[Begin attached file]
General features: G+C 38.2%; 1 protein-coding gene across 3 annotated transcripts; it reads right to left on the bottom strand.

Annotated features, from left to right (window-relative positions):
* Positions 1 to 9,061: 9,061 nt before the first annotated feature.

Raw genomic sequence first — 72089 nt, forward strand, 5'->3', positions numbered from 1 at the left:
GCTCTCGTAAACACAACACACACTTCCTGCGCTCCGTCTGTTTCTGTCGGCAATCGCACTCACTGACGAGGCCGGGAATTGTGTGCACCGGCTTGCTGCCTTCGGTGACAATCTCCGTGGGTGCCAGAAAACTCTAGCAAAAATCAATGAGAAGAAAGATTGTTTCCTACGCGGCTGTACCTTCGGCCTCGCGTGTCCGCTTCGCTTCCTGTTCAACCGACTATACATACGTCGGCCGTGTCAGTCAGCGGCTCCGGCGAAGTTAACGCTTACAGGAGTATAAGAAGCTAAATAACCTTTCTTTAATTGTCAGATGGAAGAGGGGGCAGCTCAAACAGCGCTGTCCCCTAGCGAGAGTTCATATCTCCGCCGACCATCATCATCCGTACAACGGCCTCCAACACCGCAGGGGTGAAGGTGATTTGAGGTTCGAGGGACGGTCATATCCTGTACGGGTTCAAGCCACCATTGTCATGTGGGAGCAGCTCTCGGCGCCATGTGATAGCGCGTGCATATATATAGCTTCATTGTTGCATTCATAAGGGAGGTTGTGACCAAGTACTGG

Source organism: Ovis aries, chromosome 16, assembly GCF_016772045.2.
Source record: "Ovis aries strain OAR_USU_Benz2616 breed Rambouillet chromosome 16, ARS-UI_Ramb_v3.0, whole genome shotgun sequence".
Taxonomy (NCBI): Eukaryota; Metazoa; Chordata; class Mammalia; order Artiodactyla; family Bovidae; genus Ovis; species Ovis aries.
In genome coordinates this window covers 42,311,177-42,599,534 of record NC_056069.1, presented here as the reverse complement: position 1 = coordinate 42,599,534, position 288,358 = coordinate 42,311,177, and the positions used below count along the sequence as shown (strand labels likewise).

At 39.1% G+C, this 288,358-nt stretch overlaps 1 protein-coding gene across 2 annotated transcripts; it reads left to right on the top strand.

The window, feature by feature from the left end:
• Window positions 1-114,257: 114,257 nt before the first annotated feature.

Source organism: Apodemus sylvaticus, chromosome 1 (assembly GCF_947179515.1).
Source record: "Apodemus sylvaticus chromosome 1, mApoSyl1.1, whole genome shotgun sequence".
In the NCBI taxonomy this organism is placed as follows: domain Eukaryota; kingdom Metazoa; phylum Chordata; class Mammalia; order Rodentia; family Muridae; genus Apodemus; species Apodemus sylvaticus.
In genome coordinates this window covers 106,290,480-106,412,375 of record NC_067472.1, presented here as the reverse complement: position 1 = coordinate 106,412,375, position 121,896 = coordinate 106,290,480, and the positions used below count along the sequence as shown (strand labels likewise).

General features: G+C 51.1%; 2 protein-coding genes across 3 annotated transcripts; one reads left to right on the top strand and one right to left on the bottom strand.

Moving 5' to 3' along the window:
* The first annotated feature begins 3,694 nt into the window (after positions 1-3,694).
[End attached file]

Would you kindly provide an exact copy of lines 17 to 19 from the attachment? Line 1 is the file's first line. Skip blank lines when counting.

General features: G+C 51.1%; 2 protein-coding genes across 3 annotated transcripts; one reads left to right on the top strand and one right to left on the bottom strand.

Moving 5' to 3' along the window:
* The first annotated feature begins 3,694 nt into the window (after positions 1-3,694).